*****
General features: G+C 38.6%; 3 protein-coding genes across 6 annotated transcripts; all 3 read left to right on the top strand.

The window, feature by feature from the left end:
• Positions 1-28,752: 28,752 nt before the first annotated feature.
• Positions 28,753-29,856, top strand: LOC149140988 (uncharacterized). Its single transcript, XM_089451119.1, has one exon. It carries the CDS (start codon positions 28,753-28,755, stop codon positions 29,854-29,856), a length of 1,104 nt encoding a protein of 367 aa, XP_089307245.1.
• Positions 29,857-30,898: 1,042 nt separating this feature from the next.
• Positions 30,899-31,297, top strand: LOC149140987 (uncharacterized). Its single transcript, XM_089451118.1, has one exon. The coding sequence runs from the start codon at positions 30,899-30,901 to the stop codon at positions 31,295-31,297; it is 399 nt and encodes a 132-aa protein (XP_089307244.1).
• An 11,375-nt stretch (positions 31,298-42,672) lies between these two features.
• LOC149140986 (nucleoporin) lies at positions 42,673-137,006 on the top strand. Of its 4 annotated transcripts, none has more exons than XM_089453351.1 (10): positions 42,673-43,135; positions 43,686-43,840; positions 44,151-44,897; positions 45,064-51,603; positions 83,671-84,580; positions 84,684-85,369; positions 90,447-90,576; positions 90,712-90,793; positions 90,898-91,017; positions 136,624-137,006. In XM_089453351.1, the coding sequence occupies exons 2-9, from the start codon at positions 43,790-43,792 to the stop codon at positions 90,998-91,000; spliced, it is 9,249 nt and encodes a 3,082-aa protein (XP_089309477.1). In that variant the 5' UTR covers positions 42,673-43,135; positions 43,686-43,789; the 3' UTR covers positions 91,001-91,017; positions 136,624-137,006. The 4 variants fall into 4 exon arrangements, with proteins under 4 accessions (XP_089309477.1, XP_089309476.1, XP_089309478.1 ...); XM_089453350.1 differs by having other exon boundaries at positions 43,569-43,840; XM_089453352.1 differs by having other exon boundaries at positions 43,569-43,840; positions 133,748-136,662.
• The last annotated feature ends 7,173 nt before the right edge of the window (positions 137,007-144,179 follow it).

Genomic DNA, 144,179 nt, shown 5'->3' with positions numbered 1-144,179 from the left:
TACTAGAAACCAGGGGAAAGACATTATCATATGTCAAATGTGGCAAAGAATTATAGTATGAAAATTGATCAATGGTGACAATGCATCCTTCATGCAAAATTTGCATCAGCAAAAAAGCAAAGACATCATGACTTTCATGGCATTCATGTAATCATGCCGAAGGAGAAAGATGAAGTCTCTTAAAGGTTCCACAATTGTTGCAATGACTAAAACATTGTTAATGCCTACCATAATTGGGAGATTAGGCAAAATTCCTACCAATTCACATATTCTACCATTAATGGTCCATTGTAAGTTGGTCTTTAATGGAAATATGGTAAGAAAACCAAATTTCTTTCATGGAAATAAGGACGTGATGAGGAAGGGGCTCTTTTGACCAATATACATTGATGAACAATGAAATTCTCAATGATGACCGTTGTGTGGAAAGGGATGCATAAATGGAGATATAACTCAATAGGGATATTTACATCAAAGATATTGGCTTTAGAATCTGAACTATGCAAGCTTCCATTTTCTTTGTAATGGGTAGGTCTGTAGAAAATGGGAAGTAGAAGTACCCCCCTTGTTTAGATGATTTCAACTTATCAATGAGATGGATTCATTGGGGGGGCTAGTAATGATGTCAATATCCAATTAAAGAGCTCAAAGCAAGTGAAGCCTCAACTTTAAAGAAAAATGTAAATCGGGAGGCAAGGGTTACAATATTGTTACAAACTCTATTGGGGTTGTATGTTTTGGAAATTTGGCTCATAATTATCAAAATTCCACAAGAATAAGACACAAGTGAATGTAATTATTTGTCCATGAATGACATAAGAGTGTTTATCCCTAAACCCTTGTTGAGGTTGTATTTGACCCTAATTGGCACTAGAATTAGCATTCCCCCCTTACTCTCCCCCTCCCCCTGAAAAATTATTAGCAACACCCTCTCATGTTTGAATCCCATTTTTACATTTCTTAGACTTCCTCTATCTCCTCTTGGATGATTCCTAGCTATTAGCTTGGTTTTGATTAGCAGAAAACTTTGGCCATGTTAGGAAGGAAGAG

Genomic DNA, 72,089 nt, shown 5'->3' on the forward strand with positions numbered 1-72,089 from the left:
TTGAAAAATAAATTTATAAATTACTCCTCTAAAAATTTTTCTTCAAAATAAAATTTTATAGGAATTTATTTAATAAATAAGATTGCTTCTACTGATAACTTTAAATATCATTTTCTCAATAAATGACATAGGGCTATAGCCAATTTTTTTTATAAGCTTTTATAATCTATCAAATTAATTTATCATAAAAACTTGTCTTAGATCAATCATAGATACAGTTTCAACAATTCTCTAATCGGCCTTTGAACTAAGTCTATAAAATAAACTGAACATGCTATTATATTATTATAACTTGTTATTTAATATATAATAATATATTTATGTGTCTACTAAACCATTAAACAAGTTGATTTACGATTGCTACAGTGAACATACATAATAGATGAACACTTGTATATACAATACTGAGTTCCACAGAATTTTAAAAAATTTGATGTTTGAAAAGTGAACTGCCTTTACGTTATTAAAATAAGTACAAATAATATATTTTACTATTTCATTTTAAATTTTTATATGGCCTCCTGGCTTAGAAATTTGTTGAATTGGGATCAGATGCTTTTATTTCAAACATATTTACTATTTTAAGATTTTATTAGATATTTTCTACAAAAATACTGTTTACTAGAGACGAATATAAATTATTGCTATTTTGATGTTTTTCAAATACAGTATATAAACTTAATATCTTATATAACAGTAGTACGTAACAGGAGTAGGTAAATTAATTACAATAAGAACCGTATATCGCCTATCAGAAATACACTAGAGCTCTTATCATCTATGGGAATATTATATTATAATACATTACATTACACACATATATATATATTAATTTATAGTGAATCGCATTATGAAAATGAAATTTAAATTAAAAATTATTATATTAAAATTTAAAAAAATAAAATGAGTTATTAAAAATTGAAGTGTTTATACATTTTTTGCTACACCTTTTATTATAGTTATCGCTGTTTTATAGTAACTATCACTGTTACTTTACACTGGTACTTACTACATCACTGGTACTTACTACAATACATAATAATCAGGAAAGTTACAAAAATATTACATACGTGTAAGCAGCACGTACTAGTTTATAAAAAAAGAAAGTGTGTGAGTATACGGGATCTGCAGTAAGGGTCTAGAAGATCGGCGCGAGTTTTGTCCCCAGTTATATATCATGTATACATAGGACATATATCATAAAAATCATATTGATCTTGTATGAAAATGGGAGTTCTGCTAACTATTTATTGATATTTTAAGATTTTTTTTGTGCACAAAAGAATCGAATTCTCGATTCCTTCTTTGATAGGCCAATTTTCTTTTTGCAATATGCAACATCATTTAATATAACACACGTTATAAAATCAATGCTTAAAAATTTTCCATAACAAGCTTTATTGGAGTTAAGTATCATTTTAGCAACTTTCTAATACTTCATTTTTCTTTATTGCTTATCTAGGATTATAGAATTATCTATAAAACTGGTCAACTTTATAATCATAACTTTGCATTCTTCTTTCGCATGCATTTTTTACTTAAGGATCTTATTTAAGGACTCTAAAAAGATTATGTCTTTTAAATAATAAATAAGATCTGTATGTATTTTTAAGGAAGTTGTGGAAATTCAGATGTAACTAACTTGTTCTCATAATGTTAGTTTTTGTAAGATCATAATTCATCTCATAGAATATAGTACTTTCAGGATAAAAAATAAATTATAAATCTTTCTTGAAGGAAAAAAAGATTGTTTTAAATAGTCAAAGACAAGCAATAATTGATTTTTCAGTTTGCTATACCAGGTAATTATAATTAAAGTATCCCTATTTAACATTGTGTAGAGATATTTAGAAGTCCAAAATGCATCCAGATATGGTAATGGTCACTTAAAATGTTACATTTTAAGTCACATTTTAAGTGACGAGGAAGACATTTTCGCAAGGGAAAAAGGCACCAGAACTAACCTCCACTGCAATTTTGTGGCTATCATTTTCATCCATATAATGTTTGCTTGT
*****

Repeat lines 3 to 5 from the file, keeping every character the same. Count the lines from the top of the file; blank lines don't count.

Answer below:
• Positions 1-28,752: 28,752 nt before the first annotated feature.
• Positions 28,753-29,856, top strand: LOC149140988 (uncharacterized). Its single transcript, XM_089451119.1, has one exon. It carries the CDS (start codon positions 28,753-28,755, stop codon positions 29,854-29,856), a length of 1,104 nt encoding a protein of 367 aa, XP_089307245.1.
• Positions 29,857-30,898: 1,042 nt separating this feature from the next.